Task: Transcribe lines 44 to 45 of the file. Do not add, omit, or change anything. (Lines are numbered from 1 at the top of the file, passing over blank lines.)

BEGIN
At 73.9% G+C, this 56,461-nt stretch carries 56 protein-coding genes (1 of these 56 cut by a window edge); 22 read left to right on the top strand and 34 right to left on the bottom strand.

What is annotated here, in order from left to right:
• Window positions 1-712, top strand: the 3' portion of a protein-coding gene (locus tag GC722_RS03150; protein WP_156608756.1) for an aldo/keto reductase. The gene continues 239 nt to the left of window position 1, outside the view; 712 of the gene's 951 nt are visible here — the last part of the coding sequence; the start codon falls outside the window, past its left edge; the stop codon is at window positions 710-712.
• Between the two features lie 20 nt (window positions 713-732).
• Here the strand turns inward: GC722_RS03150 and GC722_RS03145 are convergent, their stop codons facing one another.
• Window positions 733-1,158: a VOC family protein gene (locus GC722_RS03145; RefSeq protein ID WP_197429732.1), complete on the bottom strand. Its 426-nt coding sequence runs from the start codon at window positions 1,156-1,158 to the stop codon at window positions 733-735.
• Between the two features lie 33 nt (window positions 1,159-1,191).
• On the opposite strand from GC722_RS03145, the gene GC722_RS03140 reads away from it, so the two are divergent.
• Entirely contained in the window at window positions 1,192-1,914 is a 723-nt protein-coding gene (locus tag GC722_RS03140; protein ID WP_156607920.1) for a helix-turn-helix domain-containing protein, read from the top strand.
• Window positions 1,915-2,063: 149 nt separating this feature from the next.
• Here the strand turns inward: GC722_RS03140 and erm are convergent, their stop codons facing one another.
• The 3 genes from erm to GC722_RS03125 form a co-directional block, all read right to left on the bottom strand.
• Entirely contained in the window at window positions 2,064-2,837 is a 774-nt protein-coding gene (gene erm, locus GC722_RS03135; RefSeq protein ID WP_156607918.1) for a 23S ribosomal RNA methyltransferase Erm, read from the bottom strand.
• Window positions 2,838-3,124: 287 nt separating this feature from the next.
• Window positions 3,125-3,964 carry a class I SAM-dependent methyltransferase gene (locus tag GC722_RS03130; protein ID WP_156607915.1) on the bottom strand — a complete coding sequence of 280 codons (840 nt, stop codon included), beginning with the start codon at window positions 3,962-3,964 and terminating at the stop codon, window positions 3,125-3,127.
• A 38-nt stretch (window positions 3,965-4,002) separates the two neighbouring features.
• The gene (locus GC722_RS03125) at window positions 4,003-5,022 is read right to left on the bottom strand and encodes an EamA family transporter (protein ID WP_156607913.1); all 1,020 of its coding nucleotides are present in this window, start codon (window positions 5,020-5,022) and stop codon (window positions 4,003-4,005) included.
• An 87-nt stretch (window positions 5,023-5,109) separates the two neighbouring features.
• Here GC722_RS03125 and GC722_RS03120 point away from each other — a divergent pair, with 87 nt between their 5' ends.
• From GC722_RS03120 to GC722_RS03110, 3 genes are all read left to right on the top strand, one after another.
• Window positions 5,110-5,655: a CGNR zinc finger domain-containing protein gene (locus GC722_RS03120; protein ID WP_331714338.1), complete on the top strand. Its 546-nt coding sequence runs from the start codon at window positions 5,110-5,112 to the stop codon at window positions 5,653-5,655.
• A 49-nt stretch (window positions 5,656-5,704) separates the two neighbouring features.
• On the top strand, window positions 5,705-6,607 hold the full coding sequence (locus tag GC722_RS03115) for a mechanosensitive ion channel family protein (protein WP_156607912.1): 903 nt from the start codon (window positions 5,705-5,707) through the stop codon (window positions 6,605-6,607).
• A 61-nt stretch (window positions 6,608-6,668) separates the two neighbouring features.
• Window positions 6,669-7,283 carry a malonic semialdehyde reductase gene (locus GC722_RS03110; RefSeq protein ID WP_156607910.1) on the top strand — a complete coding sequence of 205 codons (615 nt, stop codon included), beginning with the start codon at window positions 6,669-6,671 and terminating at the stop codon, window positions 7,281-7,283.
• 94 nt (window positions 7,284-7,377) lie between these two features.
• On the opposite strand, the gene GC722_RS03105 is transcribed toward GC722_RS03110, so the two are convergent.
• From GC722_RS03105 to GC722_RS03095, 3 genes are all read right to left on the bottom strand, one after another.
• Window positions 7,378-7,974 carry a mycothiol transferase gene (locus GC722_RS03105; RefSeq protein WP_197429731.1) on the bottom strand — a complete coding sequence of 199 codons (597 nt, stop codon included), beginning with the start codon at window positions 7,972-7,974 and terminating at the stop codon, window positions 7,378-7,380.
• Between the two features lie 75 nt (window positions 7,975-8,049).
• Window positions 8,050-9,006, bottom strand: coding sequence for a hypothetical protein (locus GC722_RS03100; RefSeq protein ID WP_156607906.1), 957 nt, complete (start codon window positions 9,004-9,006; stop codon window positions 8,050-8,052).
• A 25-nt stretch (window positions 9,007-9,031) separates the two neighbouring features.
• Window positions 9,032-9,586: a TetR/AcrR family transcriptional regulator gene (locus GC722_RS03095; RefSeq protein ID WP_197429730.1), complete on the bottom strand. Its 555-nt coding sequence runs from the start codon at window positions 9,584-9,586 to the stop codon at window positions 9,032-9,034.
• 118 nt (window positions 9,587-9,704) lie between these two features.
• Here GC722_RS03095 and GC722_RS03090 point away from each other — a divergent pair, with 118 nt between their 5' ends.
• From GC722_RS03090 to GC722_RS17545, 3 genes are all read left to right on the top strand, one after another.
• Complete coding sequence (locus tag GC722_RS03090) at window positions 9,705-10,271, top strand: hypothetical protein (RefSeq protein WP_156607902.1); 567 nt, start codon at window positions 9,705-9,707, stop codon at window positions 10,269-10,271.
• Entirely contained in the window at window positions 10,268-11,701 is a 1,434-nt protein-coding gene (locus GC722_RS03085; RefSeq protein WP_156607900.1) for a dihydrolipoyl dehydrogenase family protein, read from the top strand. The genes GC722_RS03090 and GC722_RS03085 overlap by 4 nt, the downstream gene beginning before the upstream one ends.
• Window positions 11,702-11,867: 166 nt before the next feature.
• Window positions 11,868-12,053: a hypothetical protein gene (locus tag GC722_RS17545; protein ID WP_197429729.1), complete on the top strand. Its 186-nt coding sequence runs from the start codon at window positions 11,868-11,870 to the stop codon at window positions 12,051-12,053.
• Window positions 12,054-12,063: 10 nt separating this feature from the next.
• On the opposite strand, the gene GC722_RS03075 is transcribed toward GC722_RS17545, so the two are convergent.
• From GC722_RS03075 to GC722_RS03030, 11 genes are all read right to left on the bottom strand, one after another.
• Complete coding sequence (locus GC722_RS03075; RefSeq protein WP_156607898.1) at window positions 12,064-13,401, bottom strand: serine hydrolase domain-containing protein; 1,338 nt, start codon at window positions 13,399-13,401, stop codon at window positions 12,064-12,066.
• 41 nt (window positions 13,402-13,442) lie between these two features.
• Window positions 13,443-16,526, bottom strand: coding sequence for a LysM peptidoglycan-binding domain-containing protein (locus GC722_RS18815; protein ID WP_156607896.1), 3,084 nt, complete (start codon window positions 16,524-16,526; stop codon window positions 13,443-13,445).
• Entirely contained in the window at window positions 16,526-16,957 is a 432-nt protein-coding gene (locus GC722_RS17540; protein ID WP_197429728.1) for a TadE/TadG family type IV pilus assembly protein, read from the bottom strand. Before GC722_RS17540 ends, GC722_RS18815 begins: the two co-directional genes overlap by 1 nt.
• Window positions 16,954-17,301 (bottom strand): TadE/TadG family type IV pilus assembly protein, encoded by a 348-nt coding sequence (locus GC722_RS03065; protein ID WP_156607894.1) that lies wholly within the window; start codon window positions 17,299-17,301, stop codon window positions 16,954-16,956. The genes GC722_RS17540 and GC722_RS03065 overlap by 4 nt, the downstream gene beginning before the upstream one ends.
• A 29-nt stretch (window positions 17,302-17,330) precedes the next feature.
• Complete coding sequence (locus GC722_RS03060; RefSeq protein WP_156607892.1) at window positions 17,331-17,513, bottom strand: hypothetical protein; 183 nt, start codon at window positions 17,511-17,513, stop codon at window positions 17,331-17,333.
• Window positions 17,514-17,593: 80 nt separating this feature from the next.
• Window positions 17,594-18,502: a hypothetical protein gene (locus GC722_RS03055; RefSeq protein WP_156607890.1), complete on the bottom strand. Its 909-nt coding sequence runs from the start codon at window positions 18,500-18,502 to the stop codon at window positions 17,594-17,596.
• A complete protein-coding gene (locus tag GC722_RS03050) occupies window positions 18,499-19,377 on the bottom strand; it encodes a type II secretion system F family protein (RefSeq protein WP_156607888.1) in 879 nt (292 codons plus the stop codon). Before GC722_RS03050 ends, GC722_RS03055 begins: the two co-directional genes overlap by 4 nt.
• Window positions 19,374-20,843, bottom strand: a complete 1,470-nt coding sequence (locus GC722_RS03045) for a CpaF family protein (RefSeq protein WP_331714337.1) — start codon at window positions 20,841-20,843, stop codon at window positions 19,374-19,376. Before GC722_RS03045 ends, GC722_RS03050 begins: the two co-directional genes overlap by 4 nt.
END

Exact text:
• Complete coding sequence (locus GC722_RS03075; RefSeq protein WP_156607898.1) at window positions 12,064-13,401, bottom strand: serine hydrolase domain-containing protein; 1,338 nt, start codon at window positions 13,399-13,401, stop codon at window positions 12,064-12,066.
• 41 nt (window positions 13,402-13,442) lie between these two features.